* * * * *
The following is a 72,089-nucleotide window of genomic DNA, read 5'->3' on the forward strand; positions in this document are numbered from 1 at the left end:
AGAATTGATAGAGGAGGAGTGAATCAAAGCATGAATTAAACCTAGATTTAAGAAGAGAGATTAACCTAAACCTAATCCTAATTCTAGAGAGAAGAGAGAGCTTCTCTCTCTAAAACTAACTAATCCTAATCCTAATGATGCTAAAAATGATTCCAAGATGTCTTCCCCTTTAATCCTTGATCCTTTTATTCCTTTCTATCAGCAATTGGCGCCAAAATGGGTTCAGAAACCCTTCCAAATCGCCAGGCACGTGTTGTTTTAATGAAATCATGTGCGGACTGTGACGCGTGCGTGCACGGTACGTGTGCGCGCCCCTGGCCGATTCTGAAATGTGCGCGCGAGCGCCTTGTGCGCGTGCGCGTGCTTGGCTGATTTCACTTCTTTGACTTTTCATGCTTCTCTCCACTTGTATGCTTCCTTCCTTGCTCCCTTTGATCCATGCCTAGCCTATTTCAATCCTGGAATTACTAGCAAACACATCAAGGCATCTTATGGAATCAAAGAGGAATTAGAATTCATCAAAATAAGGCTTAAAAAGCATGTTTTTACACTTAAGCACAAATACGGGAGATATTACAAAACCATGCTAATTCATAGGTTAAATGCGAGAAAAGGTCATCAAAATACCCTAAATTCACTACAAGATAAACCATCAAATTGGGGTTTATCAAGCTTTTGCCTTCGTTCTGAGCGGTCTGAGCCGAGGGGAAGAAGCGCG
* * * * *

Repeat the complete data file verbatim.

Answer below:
The following is a 72,089-nucleotide window of genomic DNA, read 5'->3' on the forward strand; positions in this document are numbered from 1 at the left end:
AGAATTGATAGAGGAGGAGTGAATCAAAGCATGAATTAAACCTAGATTTAAGAAGAGAGATTAACCTAAACCTAATCCTAATTCTAGAGAGAAGAGAGAGCTTCTCTCTCTAAAACTAACTAATCCTAATCCTAATGATGCTAAAAATGATTCCAAGATGTCTTCCCCTTTAATCCTTGATCCTTTTATTCCTTTCTATCAGCAATTGGCGCCAAAATGGGTTCAGAAACCCTTCCAAATCGCCAGGCACGTGTTGTTTTAATGAAATCATGTGCGGACTGTGACGCGTGCGTGCACGGTACGTGTGCGCGCCCCTGGCCGATTCTGAAATGTGCGCGCGAGCGCCTTGTGCGCGTGCGCGTGCTTGGCTGATTTCACTTCTTTGACTTTTCATGCTTCTCTCCACTTGTATGCTTCCTTCCTTGCTCCCTTTGATCCATGCCTAGCCTATTTCAATCCTGGAATTACTAGCAAACACATCAAGGCATCTTATGGAATCAAAGAGGAATTAGAATTCATCAAAATAAGGCTTAAAAAGCATGTTTTTACACTTAAGCACAAATACGGGAGATATTACAAAACCATGCTAATTCATAGGTTAAATGCGAGAAAAGGTCATCAAAATACCCTAAATTCACTACAAGATAAACCATCAAATTGGGGTTTATCAAGCTTTTGCCTTCGTTCTGAGCGGTCTGAGCCGAGGGGAAGAAGCGCG